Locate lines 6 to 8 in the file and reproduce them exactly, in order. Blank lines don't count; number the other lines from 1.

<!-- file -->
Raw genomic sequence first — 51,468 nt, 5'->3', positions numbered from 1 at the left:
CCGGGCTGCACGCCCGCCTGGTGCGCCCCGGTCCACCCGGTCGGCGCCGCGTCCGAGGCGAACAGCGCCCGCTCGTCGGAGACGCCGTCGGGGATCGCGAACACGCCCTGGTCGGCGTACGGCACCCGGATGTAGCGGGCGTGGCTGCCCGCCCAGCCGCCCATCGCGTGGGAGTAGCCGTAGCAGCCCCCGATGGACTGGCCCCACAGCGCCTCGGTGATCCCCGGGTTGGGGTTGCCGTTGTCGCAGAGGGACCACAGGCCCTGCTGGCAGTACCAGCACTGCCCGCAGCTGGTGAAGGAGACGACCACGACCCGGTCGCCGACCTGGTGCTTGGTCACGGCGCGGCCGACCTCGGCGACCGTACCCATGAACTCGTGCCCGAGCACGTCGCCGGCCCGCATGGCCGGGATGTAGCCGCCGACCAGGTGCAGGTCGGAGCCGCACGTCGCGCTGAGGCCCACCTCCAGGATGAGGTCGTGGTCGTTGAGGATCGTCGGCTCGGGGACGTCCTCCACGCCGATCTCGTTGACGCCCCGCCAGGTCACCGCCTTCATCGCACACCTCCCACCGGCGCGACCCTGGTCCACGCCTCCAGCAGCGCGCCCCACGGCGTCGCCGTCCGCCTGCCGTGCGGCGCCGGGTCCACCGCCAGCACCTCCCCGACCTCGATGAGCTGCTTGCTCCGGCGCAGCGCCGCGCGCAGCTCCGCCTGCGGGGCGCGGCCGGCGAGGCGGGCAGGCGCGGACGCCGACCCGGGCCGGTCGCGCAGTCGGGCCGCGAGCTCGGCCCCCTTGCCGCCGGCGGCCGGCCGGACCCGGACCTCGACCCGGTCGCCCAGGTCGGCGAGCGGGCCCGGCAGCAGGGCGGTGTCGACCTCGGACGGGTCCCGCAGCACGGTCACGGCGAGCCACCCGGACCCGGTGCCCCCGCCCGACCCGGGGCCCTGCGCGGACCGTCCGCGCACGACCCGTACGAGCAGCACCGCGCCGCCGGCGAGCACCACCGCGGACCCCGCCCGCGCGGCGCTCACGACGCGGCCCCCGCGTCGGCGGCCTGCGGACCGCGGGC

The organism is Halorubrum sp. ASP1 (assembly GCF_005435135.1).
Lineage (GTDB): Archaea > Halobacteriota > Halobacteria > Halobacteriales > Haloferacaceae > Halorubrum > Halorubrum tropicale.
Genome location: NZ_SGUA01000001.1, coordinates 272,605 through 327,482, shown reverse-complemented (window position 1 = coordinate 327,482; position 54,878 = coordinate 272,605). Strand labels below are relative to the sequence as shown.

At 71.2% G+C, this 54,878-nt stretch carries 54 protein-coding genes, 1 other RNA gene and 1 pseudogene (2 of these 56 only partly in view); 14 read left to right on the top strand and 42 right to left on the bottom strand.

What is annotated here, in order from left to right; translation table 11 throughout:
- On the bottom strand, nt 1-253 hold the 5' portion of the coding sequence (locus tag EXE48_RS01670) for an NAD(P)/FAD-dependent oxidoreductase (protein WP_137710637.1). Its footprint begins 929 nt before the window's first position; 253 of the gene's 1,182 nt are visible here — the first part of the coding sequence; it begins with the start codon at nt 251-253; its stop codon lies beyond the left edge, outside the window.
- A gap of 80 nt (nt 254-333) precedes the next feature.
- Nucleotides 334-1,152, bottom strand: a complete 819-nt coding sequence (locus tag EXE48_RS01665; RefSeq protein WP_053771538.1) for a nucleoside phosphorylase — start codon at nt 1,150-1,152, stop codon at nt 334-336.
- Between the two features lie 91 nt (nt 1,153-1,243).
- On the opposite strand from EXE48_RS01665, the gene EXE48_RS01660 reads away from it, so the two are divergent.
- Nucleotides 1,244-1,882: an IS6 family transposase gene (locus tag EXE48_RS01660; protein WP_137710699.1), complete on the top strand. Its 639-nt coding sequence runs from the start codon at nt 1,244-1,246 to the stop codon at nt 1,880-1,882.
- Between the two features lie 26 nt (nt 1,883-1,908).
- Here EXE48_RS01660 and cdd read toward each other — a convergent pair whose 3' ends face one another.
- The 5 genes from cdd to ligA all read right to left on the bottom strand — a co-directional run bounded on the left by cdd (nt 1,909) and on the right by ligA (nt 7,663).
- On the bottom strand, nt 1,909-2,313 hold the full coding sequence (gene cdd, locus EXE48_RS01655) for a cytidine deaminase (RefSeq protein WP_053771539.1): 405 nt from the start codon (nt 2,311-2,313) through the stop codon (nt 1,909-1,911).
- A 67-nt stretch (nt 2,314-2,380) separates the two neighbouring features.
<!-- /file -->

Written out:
At 71.2% G+C, this 54,878-nt stretch carries 54 protein-coding genes, 1 other RNA gene and 1 pseudogene (2 of these 56 only partly in view); 14 read left to right on the top strand and 42 right to left on the bottom strand.

What is annotated here, in order from left to right; translation table 11 throughout:
- On the bottom strand, nt 1-253 hold the 5' portion of the coding sequence (locus tag EXE48_RS01670) for an NAD(P)/FAD-dependent oxidoreductase (protein WP_137710637.1). Its footprint begins 929 nt before the window's first position; 253 of the gene's 1,182 nt are visible here — the first part of the coding sequence; it begins with the start codon at nt 251-253; its stop codon lies beyond the left edge, outside the window.